It’s a beautiful day out. So instead of sitting in the house on this great day, I went for a bike ride and I’m sitting outside the library. They’ve got WiFi and it actually reaches outside pretty good.
The problem is the sun is really making it hard to see my screen. I could sit in the shade but then I’m not in the sun (I might as well as be at home). My XO laptop had this great LCD display that actually worked better in direct sunlight than it did in indirect sunlight. It has a color display but in the direct sunlight it washed out all the color leaving a very clear greyscale image. (I think it might have two different types of LCD displays sandwiched together.)
I’d like some kind of a high contrast display for my laptop that worked like that one (that wouldn’t get washed out in the sun). It’s just to get information typed in, it doesn’t need to be pretty ,have a fast refresh or anything. It’s got a clip at the top theat just rests on my current laptop display (the top edge of it could be a spall solar panel to help with power) and it’d plug into the video port on my laptop and the USB for some power.
Here’s a quick video to show you the quality of the display of the XO Laptop. It’s a little out of focus at times because I’ve got macro on and I keep moving the camera.
Replace my laptop? Not a chance! But the more I use it…
Previously I took my laptop everywhere. The iPhone has easily cut out 20%-25% of my dragging around a laptop; my rule is generally don’t leave home without it.
With my iPhone, I’m still connected to the world. I can read, I can forward and I can bookmark things and type (if I have to), it’s more than the basics. Of course I can watch and listen to all the “stuff” that’s on the iPod portion of the iPhone too. If I could get a bluetooth keyboard (or even a wired keyboard the plugs into the dock) I think I could drop carrying the computer around to 50% of what I used to do. I don’t really want to JailBreak my phone to do this. (FYI, this feature is now is iOS 4 for several iPhone models)
I don’t even need the keyboard to work in all the applications (although I’d like it), I can just type in a special keyboard application then copy and paste into the program where I need the information.
I’d need an external battery pack for the iPhone though. I thought I’d already need to, but I generally leave it in the charger at home and I charge it in the car. It’s pretty rare that I notice that I’m running really low.
It’s been a while now that I’ve had the iPhone, but it’s still a new toy so I use it a lot but it’s pretty rare when I “need” to bring laptop along. The laptop is mostly just for typing these days.
Photo from Geeky-Gadgets and the linked page has a video of this working on the JailBroken iPhone…
So twenty-five years ago today, Apple released the Macintosh computer. And as far as I’m concerned, they changed the world.
I was never an Apple II person, I was an Atari 800 guy. Then I used PCs for a while (DOS and Windows 3.1). For years I couldn’t understand why I should switch from my cheaper PC-Windows machine so it took me a few years (8) to get one (after using them in my graduate education program at MSU) but I’ve been a convert ever since. That’s not to say I don’t own a Windows machine (or two) but they’re usually doing mundane tasks, which my Macs are for creative tasks and what I want to use for my everyday stuff.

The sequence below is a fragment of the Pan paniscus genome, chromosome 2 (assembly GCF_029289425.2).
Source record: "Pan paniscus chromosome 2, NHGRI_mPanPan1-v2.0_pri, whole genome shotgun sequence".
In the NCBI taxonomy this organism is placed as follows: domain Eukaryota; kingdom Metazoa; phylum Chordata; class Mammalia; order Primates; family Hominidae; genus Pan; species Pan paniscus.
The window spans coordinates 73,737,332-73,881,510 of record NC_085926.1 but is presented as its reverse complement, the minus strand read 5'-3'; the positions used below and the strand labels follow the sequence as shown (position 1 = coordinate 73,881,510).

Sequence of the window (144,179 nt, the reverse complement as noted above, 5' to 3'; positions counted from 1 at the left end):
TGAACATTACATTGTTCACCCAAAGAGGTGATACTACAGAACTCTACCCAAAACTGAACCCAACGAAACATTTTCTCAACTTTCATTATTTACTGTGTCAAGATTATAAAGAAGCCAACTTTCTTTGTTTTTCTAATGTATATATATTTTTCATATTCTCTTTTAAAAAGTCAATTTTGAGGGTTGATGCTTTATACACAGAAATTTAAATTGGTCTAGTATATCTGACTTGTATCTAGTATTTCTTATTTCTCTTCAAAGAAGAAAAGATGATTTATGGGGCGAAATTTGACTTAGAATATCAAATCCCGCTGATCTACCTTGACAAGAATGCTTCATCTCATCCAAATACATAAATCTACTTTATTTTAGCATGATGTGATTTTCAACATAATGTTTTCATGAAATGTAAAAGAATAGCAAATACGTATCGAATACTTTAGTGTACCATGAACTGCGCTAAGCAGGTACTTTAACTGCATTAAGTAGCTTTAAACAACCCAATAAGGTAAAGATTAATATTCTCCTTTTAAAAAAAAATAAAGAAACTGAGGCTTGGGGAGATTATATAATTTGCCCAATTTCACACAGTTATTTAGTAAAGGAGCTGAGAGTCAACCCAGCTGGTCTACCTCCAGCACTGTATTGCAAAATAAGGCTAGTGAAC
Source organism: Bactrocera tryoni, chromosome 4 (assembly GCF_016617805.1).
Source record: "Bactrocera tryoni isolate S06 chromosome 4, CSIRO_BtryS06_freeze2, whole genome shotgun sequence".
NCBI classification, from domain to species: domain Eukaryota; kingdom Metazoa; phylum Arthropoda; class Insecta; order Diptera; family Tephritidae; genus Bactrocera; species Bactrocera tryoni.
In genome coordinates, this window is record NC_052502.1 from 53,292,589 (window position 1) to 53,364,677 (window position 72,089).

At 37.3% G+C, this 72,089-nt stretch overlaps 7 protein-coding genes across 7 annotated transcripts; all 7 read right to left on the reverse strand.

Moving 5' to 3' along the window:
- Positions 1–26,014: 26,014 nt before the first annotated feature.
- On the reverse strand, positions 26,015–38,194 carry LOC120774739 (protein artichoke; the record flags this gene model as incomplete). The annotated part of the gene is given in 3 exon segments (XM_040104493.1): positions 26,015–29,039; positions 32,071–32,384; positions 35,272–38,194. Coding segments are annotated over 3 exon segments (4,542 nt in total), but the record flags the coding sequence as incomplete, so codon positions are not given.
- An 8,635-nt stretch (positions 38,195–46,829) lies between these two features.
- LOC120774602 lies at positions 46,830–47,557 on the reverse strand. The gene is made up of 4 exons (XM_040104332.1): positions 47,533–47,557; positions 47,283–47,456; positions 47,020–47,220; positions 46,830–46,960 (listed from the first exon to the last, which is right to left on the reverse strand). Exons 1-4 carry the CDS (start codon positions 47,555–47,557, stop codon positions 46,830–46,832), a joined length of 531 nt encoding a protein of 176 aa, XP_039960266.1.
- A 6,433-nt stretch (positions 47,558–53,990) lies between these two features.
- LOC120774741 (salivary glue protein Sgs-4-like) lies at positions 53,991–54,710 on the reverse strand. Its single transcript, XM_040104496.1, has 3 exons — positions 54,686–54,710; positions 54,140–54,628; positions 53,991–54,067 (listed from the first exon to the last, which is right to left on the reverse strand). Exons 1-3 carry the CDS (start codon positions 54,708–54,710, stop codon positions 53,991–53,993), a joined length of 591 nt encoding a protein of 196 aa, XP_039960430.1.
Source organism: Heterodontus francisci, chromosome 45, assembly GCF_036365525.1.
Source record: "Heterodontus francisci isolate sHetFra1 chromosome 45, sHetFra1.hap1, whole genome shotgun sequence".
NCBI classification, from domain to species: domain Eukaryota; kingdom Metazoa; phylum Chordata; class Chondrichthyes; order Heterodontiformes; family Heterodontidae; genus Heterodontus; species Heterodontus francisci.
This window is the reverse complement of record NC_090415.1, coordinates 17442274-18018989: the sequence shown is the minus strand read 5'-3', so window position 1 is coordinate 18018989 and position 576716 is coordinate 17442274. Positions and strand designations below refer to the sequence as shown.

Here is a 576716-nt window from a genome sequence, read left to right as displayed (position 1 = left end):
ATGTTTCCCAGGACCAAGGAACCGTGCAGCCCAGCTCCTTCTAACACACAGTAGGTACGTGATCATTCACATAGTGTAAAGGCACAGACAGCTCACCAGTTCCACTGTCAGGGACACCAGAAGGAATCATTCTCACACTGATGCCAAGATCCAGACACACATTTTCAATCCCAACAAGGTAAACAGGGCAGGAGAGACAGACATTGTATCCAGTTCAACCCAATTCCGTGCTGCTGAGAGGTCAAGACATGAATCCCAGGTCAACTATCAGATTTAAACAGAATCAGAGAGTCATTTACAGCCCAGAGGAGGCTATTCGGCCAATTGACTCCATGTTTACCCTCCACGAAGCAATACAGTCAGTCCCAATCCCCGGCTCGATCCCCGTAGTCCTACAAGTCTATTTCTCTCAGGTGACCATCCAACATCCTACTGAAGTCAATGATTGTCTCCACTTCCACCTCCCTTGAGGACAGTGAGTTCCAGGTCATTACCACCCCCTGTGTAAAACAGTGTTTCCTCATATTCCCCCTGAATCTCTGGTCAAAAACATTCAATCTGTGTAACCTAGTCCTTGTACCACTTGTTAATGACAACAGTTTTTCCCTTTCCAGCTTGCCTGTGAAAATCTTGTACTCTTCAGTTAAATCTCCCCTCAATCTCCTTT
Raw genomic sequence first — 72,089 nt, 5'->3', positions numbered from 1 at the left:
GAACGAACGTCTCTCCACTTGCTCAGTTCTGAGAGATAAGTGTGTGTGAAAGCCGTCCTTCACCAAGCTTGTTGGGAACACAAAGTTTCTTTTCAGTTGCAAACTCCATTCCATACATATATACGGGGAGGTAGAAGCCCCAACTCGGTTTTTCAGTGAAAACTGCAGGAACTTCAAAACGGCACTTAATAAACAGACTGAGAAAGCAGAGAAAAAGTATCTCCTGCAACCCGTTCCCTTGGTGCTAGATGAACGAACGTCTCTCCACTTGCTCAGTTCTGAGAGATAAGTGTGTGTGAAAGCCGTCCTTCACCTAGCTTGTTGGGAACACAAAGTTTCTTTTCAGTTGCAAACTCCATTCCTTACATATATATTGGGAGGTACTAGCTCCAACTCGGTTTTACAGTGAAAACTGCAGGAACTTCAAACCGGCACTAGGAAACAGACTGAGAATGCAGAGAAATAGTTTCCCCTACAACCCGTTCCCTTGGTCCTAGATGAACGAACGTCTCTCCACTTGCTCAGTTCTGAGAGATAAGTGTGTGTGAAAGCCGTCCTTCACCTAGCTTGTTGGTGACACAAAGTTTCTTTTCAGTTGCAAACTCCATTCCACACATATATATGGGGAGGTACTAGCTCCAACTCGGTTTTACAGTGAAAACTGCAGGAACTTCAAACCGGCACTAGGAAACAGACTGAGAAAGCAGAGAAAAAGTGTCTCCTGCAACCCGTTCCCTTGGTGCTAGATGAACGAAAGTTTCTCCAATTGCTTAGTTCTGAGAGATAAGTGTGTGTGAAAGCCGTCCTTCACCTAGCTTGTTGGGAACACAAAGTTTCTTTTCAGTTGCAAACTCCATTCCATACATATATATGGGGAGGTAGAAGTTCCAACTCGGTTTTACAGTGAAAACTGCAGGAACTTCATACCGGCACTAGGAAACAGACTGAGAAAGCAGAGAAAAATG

I think my first Mac was a used Macintosh Plus (with an add-on external hard drive), then a classic (same shape way more power), a PowerPC 6100 (pizza box shape), a tower PowerMac G4 (the first one with a DVD burner) and I owned a few used ones that I picked up here and there (a IIci and IIcx and a Quadra 605 that had been upgraded to a PPC). I paid way too much for the two PowerMac desktops, I did a few processor upgrades to get some more life out of them.
But I’ve also had a few Apple laptops: The PowerBook Duo 280c which in my opinion was the best laptop ever; more of a sub-notebook (1.5″ x 10.9″ x 8.5″) and you could get a dock you could stuck it into (like a big floppy) and it would use the monitor(s), keyboard, mouse and anything else plugged into the dock (hard drive, CD, etc.). I eventually upgraded the motherboard in that to turn it into a PowerPC 2300c and used that for a while. After that I had a PowerBook G3 luggable laptop, it was huge but had power, memory, storage and a beautiful 14 inch(?) display; fully loaded I think that was over $5,000 but it was a heavy beast to lug around. Since then I’ve stuck with smaller 12-inch models: an iBook (I got the iBook instead of the PowerBook because I wanted a smaller model), the first 12-inch PowerBook and the last 12-inch PowerBook (the 12-inch PowerBook is probably my second favorite after the Duo). My latest is a white 13.3-inch MacBook (the fastest plastic model from just before the uni-body models) and it seems like a monster compared to the 12-inch model but I love it, I don’t leave home without it.
Since the Macs were more expensive I generally did a few things to save money. I’d upgrade the memory myself from Other World Computing (they’ve always be notoriously expensive for memory upgrades). I usually used some other brand monitors (even though the Macs have traditionally been better). And I usually used non-Apple printers except for the Apple StyleWriter which was an excellent printer; my first was an old NEC 8023 dot matrix that I purchased an adaptor for, also some HP and Epson ink-jets, a used QMS laser, a used HP lasers and a new HP laser (my current).
To make sure you watched it, here’s a question:
What’s wrong with the above version of the ad?
I’ve also had an Apple Newton (it was way before it’s time) and two iPods. I’m craving an iPhone (or a Touch) and considering the plunge.
So that’s my personal Apple Macintosh computer history. I really didn’t realize I had so many different machines. Out of all of those I had two problem machines: the ultra expensive laptop (2 bad motherboards, but after the second replacement it was perfect) and the iBook (a lemon, multiple problems, eventually the agreed to give me a brand new one). The other laptops have been great and I’ve always beat the hell out of them (scratches, gauges and drops) but they’ve held up quite good.
Lately, I’ve been using the laptops more than the desktops, my last desktop was from 2001 (I’ve boosted memory, hard drives and processor since then) but the last few laptops have been faster than the older desktop so I’ve neglected the desktop. I’d like a new one, I just haven’t been able to justify the dollar$ for a new tower desktop and the MacMini just hasn’t had enough juice (it’s more like a fast laptop) and the Mini really needs a refresh/upgrade from Apple.
So (like the guy in the ad) I can say “I’m a Mac”.